New Mexicans then elected a governor who ended all state programs under her authority related to climate change.

Ten years later, scientists, economists and hydrologists worked together to understand New Mexico’s drought vulnerabilities. They handed off a report to the legislature that revealed problems with groundwater supplies in the Lower Rio Grande.

Our state Legislature didn’t renew their funding.

For decades, there have been scientific papers, government reports, planning documents, economic studies and international agreements.

We knew what was going to happen.

And yet, here we are.

No matter what you might hear from certain voices, this drying in the Middle Rio Grande is not normal for springtime.

That’s not to say that the river here has never dried in the spring, since records have been kept or before.

But just because something has happened before doesn’t mean it’s normal.

As it continues happening—as a river that supports millions of people in three states and two countries continues to dry—we all need to pay attention.

We also need to understand what biological, chemical and hydrological impacts are occurring, says Clifford Dahm, professor emeritus at the University of New Mexico’s Department of Biology and an expert on intermittent and ephemeral rivers.

“The aquatic creatures that live in the river, as it’s drying and staying dry longer, are going to change,” he said. “There will be a shift towards completely different communities of fish, algae, invertebrates and trees.”

Right now, we don’t know how quickly those shifts will occur, which species will survive, die or recover. But when the water table drops to more than ten feet below the surface, we do know cottonwood trees struggle and then die, Dahm said.

Right now, we know that in the Rio Grande Basin, warming will lead to a four to fourteen percent reduction in flow by the 2030s and an eight to 29 percent reduction by the 2080s.

On the Colorado River—which New Mexico also relies upon—scientists have predicted a 20 to 30 percent decrease in flows by 2050. And a 35 to 55 percent decrease by the end of the century.

Even on the Gila River in southwestern New Mexico, warming will decrease flows by about 5 to ten percent due to decreasing snowmelt runoff.

#Texas v. #NewMexico and #Colorado update

Map of the Rio Grande watershed, showing the Rio Chama joining the Rio Grande near Santa Fe. Graphic credit WikiMedia.

From the Colorado Attorney General’s office via the Valley Courier:

[On Monday, January 8, 2018], Colorado Attorney General Cynthia H. Coffman’s office presented arguments in the U.S. Supreme Court in Texas v. New Mexico and Colorado, No. 141, Original, to protect the authority and jurisdiction of the Western States to manage water rights within their own borders and across state lines in cooperation with neighboring state officials.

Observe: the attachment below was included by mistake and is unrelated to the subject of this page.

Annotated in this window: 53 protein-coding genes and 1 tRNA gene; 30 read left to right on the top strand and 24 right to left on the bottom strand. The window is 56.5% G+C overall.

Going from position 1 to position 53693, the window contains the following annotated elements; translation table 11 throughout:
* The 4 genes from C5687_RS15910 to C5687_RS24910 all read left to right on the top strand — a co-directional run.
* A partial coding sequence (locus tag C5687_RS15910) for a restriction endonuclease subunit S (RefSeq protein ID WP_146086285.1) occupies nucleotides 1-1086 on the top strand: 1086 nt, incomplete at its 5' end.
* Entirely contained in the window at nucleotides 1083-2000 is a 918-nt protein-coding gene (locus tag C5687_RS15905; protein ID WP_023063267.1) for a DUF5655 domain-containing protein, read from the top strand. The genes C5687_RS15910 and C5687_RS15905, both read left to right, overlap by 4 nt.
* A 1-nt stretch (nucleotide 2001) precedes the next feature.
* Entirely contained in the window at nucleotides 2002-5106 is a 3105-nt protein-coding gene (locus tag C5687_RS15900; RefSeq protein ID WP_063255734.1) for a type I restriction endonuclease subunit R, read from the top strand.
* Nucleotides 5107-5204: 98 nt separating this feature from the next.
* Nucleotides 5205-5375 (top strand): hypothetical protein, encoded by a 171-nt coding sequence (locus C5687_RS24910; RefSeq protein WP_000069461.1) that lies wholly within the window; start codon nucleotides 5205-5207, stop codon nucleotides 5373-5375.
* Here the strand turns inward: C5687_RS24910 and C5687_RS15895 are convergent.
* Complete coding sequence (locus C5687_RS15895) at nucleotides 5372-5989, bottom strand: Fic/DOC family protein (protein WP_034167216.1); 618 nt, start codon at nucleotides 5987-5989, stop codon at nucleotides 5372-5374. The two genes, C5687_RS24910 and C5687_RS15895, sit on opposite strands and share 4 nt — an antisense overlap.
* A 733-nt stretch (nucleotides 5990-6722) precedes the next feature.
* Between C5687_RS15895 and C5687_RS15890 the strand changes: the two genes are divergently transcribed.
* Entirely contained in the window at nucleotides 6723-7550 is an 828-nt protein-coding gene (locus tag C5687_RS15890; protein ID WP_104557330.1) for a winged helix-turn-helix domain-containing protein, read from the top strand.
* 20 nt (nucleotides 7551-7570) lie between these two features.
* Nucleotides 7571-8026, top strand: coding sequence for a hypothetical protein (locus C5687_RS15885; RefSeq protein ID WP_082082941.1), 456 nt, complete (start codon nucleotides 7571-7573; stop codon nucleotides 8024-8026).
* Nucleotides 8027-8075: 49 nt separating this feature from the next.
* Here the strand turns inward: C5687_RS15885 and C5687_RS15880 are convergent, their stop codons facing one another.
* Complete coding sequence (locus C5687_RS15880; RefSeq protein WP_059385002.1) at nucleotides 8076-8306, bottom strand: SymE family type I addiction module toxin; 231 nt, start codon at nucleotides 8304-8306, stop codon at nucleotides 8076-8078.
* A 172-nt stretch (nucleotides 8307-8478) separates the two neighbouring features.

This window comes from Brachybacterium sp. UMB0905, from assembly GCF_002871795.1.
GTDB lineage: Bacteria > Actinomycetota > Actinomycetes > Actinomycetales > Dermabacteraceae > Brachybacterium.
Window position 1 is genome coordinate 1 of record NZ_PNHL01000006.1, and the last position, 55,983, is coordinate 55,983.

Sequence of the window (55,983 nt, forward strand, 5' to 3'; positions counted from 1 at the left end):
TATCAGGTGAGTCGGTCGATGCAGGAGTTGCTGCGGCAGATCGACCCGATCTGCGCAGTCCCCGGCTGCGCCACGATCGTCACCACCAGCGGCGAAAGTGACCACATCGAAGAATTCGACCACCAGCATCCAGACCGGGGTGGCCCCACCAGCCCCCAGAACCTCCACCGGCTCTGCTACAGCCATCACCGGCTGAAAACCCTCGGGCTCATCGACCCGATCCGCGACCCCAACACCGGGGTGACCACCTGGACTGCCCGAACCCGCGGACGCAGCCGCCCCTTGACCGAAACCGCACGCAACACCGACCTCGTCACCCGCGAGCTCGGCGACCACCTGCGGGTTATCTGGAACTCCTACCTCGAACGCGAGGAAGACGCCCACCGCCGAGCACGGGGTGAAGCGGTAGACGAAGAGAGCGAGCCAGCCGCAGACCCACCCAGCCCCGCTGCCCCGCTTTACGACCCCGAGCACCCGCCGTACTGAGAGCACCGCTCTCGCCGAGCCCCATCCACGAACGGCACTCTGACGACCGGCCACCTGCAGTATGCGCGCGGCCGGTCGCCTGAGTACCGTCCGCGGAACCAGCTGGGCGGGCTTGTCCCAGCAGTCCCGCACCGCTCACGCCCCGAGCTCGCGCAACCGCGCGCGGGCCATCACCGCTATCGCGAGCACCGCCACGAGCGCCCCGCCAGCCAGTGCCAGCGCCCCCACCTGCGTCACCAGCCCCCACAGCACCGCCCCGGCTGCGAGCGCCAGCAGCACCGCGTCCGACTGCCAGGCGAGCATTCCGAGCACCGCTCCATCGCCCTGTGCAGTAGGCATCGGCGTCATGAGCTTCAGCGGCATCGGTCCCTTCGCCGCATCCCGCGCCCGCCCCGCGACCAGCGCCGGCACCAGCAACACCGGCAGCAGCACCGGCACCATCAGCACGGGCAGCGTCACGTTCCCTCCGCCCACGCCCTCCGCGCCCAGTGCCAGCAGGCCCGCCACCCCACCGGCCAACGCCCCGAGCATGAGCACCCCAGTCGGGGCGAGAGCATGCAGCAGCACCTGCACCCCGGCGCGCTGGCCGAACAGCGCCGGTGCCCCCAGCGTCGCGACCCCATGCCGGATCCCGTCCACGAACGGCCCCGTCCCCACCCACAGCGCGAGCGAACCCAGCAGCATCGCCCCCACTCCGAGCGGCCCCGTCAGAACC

The case reached the U.S. Supreme Court after Texas sued New Mexico over a dispute regarding water in the Rio Grande Basin. Colorado, Texas and New Mexico are all parties to the Rio Grande Compact, an agreement that since 1938 has regulated the interstate apportionment of the waters of the Rio Grande. Texas did not make any claims against Colorado, but because Colorado is a party to the Compact, Colorado was also included in the case.

While Texas’s claims against New Mexico were pending, the U.S. government attempted to independently sue the State of New Mexico under the Rio Grande Compact. The Supreme Court invited the State of Colorado to present arguments on whether the United States has a right to sue a State under an interstate water compact, despite not being a party to it.

“Arguments over water rights have been going on since the beginning of statehood, but the authority to manage this critically important natural resource has always belonged first and foremost to the States,” said Attorney General Coffman. “We cannot allow the federal government to encroach on our rights and interfere with our ability to manage water resources on equal footing with our Sister States.”

Colorado Solicitor General Fred Yarger argued on behalf of the State, explaining that the federal government does not have a right to sue New Mexico under the Rio Grande Compact. The United States is not a party to the Compact, he explained, and the authority, jurisdiction and responsibility to manage the water of the Rio Grande lies with the States. Solicitor General Yarger argued that allowing the federal government to sue under the Compact to which it is not a party would set a very concerning precedent, harming the ability of States to work together to solve water disputes cooperatively, without federal government intrusion.